No condenser mic? No mixing board? No trouble!
Stores have minimum requirements for audio quality on releases and will reject releases that they consider to be poorly recorded. Our partners do understand that not every release will be perfectly recorded; if a release is a live recording of a punk gig, for example, the audio quality isn’t going to be as good as a studio recording of classical music. In general, however, try and avoid the following:
- Clipped/peaking audio
- Unclear/muffled/muddy recordings
- Excess hum/buzz/hiss
- Noticeable echoes from the recording space
Encoding and mastering issues
- Heavily compressed audio
- Audio that is too quiet to be heard properly, or too loud to be comfortable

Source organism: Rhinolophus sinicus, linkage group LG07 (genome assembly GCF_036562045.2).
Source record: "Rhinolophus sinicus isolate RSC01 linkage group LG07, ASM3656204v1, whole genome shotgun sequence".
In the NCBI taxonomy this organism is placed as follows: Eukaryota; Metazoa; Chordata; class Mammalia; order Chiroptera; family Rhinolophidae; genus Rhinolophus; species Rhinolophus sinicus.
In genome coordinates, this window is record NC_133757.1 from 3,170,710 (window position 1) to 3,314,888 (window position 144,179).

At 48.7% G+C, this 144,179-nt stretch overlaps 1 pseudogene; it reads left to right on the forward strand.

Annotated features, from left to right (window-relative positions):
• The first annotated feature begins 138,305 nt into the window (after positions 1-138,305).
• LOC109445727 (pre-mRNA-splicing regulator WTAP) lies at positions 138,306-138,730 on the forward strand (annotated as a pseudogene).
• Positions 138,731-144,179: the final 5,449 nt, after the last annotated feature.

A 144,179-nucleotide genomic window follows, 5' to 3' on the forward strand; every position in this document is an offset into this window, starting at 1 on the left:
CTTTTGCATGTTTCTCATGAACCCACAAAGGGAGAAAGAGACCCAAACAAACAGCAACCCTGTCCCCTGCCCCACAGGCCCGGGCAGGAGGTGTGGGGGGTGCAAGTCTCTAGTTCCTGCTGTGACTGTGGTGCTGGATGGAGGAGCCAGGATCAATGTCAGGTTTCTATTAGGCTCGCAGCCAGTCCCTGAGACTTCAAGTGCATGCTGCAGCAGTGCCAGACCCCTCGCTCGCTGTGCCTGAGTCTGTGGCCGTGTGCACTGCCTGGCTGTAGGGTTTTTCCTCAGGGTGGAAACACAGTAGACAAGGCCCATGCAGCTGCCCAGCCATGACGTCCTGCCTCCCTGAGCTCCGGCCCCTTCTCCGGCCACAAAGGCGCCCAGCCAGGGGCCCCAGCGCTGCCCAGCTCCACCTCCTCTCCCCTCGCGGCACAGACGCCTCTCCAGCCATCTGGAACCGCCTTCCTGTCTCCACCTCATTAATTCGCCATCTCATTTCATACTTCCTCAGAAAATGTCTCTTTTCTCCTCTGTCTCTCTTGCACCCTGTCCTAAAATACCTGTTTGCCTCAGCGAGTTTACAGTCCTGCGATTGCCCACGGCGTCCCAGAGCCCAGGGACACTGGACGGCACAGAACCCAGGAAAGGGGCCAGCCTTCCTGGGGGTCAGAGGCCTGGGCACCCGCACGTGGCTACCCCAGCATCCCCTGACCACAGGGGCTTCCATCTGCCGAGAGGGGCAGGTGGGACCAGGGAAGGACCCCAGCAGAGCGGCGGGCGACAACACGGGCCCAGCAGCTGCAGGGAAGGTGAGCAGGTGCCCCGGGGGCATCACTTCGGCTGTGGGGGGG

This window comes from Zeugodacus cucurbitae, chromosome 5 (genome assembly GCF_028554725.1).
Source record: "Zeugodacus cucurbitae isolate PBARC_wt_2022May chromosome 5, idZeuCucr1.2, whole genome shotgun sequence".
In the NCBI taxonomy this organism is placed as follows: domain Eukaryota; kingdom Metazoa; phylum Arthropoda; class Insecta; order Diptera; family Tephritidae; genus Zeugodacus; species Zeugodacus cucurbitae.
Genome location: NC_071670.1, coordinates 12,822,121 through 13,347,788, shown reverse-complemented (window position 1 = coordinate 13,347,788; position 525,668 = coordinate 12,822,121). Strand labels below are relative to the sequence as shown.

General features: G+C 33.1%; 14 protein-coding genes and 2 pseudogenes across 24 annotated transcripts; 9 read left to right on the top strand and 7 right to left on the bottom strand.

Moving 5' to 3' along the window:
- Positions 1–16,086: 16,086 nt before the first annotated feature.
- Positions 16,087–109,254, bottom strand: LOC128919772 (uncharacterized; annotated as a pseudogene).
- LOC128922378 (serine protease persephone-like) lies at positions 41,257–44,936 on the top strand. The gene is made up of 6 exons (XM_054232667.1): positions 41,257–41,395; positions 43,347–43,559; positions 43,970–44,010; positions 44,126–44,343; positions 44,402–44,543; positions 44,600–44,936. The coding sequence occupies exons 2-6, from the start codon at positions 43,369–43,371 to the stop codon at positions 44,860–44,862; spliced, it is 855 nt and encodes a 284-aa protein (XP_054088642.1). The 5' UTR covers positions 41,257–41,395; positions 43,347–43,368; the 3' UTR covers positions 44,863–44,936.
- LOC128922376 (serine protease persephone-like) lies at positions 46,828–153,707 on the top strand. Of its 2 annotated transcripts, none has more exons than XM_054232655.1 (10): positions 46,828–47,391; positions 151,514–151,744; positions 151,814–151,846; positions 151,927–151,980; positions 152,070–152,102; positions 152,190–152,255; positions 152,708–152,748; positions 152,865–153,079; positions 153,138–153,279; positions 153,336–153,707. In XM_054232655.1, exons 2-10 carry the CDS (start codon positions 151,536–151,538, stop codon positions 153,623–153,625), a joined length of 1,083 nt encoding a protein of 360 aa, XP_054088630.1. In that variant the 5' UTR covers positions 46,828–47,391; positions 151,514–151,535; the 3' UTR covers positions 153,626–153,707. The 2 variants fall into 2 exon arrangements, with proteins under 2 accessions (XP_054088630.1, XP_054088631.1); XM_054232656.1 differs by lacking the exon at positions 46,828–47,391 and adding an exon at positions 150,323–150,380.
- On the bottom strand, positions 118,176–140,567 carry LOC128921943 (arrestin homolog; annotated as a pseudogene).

- Audio that skips
- Tracks that have more than eight seconds of silence at the start or end
We know not everybody has a soundproofed recording studio and a condenser mic, but improving your recording quality not only makes it less likely that your release will be rejected, it also means your release will be a better product.
If it’s something you’re struggling with, there’s lots of resources available online for helping you improve this part of your music. Here are some RouteNote blog posts that might help –
How to fix audio clipping
How to export high quality audio on FL Studio
The best audio compressor plugin for mastering – and it’s FREE
The best audio gear for mixing music
Looking for high quality samples? Check out our sample subscription platform RouteNote Create!